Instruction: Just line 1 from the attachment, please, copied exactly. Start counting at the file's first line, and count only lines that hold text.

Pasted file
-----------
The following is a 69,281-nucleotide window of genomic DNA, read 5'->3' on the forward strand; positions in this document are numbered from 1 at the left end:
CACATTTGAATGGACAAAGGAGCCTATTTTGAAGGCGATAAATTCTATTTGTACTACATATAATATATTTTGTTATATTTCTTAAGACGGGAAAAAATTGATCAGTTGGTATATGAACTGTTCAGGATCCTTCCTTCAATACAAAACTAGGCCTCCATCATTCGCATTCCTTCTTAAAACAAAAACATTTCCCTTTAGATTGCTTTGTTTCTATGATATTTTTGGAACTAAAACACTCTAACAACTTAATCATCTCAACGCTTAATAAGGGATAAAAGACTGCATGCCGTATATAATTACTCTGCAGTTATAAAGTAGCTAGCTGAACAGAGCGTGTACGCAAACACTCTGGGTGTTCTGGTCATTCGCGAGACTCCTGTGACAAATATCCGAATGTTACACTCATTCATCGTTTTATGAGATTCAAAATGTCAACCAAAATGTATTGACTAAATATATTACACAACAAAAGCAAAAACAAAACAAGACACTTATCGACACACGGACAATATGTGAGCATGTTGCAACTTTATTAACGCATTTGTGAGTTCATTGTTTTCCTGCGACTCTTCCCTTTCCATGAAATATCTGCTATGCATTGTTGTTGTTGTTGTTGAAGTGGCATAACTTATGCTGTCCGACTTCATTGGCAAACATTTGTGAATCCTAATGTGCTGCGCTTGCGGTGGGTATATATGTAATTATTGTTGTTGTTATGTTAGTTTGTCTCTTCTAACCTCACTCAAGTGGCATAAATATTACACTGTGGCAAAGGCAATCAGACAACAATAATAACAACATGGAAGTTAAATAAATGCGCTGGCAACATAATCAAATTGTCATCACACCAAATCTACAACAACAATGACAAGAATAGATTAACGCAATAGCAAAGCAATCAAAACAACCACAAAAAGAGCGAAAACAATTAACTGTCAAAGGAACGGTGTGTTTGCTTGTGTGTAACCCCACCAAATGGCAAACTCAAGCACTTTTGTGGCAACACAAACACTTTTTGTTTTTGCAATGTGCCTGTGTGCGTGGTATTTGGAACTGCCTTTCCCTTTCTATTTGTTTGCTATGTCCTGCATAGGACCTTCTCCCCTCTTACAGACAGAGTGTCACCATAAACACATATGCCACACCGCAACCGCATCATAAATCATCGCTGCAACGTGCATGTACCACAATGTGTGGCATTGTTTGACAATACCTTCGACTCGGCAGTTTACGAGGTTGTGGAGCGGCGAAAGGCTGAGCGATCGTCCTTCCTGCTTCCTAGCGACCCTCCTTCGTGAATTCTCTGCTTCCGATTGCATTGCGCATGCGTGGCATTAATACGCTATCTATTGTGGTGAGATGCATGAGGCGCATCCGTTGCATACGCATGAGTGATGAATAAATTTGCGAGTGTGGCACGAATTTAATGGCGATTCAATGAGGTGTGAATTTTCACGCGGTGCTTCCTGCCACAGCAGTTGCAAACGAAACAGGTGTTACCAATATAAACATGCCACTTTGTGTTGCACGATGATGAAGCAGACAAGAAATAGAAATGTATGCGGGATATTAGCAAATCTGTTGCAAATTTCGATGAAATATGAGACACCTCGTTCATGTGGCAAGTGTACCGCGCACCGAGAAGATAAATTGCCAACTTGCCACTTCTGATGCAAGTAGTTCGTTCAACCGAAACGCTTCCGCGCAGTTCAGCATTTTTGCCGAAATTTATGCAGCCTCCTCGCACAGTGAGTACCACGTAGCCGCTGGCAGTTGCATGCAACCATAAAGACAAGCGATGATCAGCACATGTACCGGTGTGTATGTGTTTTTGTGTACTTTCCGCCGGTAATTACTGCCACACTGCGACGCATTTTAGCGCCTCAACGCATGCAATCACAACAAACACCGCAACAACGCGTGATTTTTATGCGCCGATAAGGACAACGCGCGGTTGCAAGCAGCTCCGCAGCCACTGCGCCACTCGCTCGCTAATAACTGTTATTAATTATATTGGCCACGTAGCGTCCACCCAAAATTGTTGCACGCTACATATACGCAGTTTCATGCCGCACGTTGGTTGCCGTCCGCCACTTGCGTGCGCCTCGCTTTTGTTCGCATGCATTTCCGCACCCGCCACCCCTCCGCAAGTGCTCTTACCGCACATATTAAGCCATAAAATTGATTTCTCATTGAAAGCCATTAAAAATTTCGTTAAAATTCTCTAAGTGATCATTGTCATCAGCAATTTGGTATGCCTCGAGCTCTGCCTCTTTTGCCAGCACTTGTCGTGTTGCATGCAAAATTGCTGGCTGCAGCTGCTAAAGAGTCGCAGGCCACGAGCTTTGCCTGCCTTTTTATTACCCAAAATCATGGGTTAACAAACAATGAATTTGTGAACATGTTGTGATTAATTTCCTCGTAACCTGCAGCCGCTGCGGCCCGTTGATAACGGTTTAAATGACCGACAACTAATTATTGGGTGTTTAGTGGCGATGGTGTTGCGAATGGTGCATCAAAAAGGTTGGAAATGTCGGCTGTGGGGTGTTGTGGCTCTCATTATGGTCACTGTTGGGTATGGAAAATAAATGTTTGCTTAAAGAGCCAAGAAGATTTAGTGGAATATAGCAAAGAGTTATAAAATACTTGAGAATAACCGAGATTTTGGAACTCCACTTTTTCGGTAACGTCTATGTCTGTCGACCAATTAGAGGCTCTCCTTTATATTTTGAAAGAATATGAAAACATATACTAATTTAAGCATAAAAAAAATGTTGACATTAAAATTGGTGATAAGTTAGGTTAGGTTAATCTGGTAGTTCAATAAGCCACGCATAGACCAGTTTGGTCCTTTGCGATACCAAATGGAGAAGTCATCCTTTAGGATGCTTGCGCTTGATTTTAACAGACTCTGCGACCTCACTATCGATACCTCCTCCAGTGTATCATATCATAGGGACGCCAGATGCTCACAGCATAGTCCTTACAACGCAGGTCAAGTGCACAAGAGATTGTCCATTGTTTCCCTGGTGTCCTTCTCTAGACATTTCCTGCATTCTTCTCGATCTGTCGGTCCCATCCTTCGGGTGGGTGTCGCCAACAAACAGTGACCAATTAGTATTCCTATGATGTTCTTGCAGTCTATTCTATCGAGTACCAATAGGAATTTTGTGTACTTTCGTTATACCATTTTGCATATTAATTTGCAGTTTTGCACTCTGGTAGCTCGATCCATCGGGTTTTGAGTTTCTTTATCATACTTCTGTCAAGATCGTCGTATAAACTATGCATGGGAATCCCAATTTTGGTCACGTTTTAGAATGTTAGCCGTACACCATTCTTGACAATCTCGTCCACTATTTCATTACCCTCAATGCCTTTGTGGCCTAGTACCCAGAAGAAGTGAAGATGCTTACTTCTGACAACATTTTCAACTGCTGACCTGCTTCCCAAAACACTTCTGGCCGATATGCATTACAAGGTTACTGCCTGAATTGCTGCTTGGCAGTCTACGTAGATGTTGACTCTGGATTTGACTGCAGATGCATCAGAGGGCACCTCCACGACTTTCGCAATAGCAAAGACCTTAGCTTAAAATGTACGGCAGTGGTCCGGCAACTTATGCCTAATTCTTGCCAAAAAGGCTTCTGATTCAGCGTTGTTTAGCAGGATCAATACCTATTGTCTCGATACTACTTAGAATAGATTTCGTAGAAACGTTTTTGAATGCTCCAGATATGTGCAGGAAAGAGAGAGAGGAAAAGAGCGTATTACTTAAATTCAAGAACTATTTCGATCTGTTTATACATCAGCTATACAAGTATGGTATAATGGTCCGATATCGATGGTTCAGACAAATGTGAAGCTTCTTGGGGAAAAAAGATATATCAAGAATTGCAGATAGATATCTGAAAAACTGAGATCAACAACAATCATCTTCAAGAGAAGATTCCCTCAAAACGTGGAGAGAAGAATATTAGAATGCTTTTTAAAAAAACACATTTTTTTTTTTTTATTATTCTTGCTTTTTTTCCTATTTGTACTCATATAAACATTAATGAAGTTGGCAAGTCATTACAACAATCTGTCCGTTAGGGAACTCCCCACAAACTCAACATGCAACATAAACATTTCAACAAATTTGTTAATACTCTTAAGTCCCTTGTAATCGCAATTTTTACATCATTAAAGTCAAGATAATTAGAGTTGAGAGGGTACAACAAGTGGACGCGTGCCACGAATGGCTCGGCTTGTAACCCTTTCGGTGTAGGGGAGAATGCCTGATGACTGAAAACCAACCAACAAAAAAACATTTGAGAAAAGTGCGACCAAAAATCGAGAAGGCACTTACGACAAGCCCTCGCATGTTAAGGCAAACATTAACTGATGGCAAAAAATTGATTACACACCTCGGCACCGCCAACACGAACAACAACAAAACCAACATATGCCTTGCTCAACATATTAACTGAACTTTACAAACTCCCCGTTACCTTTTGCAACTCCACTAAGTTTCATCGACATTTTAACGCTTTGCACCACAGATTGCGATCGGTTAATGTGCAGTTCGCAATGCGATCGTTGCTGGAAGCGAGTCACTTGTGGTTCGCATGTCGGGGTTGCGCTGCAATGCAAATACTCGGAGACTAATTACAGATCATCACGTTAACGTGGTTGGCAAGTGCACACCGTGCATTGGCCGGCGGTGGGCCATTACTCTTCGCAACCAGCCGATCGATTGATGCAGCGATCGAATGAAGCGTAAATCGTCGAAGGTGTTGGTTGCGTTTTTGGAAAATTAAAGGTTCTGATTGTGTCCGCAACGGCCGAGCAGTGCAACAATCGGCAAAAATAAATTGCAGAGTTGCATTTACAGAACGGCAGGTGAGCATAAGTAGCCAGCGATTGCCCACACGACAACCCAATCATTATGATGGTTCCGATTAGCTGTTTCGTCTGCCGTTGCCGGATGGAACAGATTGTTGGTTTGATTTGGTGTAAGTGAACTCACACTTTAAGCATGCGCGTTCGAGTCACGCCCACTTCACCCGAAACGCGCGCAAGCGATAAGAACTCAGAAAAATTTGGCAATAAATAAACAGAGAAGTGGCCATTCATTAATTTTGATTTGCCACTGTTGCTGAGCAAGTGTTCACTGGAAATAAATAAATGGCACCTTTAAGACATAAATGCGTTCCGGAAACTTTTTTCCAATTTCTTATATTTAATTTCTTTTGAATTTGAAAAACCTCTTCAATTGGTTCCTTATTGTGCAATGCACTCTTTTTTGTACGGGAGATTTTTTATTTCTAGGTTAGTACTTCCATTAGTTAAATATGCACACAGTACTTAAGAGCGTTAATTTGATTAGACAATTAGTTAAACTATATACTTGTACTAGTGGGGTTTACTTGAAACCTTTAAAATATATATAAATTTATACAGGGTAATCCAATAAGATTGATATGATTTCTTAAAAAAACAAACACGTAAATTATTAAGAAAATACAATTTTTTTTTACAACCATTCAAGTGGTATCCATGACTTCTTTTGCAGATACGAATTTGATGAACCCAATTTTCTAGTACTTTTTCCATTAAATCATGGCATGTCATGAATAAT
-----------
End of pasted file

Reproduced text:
The following is a 69,281-nucleotide window of genomic DNA, read 5'->3' on the forward strand; positions in this document are numbered from 1 at the left end: